April 16, 2010

Simple Book in Bamboo Italics

Under the patient and expert teaching of Anne Binder (http://www.annebinder.org ), I "attempt" to add a new hand to my toolbox every 8 weeks.  To give us a break from the seriousness of Roman Capitals, she is now introducing us to a letterform she calls bamboo italics -- a contemporary and casual hand that lends itself to lengthy text (because of the short ascenders and descenders and ease of writing).  Using a Mitchell 4 and a pressure/release technique, you (not me, yet) can make these letters as playful or as serious as your chosen text demands.

Anne taught me early on that the best way to learn a new hand is to force yourself to create a finished product with it instead of just practicing on scrap paper.  That's only after you've first practiced it for hundreds of hours on scrap paper, of course.  The simple book pictured above and below is the result of my project-based practice -- the lettering is rough and very literal, but it's a start!  It features poetry from one of my favorite Sufi masters, Hafiz.  I pulled out some of my leather tools for the simple binding, using ribbon, silver grommets and beads.  The full text reads:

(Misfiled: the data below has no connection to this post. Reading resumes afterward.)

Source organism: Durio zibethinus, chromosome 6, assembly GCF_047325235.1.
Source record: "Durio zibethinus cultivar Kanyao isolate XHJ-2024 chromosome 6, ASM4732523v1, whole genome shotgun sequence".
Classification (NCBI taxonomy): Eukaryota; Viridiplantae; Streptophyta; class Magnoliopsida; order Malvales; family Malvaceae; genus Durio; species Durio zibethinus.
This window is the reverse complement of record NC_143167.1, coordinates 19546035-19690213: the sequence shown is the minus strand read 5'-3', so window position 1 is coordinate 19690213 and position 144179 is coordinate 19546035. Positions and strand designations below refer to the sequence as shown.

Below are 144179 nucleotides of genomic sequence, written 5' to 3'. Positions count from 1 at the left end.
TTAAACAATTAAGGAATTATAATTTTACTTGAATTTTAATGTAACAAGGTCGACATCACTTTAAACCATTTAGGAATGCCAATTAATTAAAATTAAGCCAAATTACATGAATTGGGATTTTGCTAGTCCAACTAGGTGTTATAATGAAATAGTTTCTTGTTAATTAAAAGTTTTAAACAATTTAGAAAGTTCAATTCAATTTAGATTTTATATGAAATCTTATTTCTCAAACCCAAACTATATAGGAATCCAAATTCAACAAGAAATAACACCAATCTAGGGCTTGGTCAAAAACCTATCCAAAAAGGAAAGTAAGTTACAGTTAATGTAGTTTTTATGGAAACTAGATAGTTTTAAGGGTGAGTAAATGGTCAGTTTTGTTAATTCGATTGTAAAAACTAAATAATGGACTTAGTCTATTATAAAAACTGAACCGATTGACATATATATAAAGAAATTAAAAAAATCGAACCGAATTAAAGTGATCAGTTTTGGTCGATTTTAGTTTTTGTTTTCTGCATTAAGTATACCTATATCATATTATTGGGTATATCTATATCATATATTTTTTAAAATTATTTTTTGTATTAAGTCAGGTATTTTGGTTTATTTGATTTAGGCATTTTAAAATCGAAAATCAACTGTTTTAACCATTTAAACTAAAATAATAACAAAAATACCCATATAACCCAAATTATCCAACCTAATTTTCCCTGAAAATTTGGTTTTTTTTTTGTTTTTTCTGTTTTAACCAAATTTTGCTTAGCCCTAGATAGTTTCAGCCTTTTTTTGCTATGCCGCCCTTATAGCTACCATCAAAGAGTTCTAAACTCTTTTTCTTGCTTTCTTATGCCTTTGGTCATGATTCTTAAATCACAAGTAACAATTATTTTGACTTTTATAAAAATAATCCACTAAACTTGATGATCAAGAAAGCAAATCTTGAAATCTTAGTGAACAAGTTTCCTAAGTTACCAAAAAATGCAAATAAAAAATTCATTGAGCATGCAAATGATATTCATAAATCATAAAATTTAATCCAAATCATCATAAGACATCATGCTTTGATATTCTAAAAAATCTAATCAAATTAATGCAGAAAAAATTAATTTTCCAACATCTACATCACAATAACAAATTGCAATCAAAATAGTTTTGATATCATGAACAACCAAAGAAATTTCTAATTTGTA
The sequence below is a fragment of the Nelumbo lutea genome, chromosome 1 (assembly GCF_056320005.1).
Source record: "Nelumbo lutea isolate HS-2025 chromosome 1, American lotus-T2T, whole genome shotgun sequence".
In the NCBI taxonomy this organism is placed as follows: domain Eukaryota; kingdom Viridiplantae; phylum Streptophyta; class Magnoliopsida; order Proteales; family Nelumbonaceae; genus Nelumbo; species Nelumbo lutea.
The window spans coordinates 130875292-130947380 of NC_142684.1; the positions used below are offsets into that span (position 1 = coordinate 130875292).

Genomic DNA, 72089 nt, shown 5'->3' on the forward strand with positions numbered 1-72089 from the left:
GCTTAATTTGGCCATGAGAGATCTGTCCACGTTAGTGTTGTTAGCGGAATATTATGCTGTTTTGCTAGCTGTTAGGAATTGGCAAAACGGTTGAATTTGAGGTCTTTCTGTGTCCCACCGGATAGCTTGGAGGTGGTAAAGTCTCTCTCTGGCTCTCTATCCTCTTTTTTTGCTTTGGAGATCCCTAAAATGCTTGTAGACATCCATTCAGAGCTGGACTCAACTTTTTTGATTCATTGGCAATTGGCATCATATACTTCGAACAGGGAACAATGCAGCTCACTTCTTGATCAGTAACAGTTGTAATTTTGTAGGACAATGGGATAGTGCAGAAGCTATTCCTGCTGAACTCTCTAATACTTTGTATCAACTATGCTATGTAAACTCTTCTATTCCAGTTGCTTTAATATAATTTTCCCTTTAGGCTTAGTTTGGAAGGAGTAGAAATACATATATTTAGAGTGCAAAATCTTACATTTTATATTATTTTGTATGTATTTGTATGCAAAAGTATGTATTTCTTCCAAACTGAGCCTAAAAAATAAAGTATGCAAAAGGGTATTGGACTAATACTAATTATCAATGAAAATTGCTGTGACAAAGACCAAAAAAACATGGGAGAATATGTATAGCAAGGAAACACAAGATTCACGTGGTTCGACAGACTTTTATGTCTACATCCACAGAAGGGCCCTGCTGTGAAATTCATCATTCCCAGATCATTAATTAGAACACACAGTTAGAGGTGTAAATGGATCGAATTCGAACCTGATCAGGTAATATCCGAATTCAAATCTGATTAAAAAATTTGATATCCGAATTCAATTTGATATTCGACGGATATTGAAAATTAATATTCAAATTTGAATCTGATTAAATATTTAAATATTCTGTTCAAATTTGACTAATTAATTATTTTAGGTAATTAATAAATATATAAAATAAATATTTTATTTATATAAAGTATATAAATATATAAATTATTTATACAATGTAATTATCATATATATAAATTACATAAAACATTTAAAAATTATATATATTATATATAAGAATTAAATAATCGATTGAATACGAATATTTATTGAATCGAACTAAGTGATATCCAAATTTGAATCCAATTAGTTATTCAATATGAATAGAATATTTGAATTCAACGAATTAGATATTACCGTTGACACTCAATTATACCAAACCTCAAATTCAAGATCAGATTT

What kind of God would he be
if He did not hear the bangles on an ant's wrist
as they move the earth in their sweet dance?
And what kind of God would he be
if a leaf's prayer was not as precious to Creation
as the prayer His own son sang
from the glorious depth of his soul -- for us.
And what kind of God would he be
if the vote of millions in this world could sway Him
to change the Divine law of love
that speaks so clearly with compassion's elegant tongue
saying, eternally saying:
all are forgiven --
moreover, dears, no one has ever been guilty.

                -- Hafiz
                   (translated by Daniel Ladinsky)